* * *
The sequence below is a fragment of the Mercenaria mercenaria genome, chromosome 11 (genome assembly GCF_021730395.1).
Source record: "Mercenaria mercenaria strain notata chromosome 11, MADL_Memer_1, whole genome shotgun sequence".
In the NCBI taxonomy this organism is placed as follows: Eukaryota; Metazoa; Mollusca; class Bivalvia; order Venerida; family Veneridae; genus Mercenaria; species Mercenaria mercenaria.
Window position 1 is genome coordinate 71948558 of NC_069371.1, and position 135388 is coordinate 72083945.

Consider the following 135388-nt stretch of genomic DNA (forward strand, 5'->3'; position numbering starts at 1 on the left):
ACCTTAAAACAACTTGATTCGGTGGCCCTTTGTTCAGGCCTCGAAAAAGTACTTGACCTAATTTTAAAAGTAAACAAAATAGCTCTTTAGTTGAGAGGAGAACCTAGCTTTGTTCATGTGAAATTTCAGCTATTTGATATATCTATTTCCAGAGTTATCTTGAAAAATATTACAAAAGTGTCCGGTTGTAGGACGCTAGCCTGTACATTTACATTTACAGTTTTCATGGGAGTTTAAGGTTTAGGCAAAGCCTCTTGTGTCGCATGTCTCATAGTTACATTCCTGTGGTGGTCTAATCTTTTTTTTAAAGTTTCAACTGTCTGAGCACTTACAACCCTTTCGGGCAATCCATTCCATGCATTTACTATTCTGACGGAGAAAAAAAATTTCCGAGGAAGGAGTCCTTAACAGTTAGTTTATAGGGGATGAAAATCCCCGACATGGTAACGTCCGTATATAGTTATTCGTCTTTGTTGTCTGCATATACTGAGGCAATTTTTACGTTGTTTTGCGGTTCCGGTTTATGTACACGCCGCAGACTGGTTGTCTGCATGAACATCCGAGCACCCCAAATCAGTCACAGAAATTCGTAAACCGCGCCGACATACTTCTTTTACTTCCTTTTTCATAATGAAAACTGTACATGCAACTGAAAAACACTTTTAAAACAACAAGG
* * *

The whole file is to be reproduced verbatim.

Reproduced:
The sequence below is a fragment of the Mercenaria mercenaria genome, chromosome 11 (genome assembly GCF_021730395.1).
Source record: "Mercenaria mercenaria strain notata chromosome 11, MADL_Memer_1, whole genome shotgun sequence".
In the NCBI taxonomy this organism is placed as follows: Eukaryota; Metazoa; Mollusca; class Bivalvia; order Venerida; family Veneridae; genus Mercenaria; species Mercenaria mercenaria.
Window position 1 is genome coordinate 71948558 of NC_069371.1, and position 135388 is coordinate 72083945.

Consider the following 135388-nt stretch of genomic DNA (forward strand, 5'->3'; position numbering starts at 1 on the left):
ACCTTAAAACAACTTGATTCGGTGGCCCTTTGTTCAGGCCTCGAAAAAGTACTTGACCTAATTTTAAAAGTAAACAAAATAGCTCTTTAGTTGAGAGGAGAACCTAGCTTTGTTCATGTGAAATTTCAGCTATTTGATATATCTATTTCCAGAGTTATCTTGAAAAATATTACAAAAGTGTCCGGTTGTAGGACGCTAGCCTGTACATTTACATTTACAGTTTTCATGGGAGTTTAAGGTTTAGGCAAAGCCTCTTGTGTCGCATGTCTCATAGTTACATTCCTGTGGTGGTCTAATCTTTTTTTTAAAGTTTCAACTGTCTGAGCACTTACAACCCTTTCGGGCAATCCATTCCATGCATTTACTATTCTGACGGAGAAAAAAAATTTCCGAGGAAGGAGTCCTTAACAGTTAGTTTATAGGGGATGAAAATCCCCGACATGGTAACGTCCGTATATAGTTATTCGTCTTTGTTGTCTGCATATACTGAGGCAATTTTTACGTTGTTTTGCGGTTCCGGTTTATGTACACGCCGCAGACTGGTTGTCTGCATGAACATCCGAGCACCCCAAATCAGTCACAGAAATTCGTAAACCGCGCCGACATACTTCTTTTACTTCCTTTTTCATAATGAAAACTGTACATGCAACTGAAAAACACTTTTAAAACAACAAGG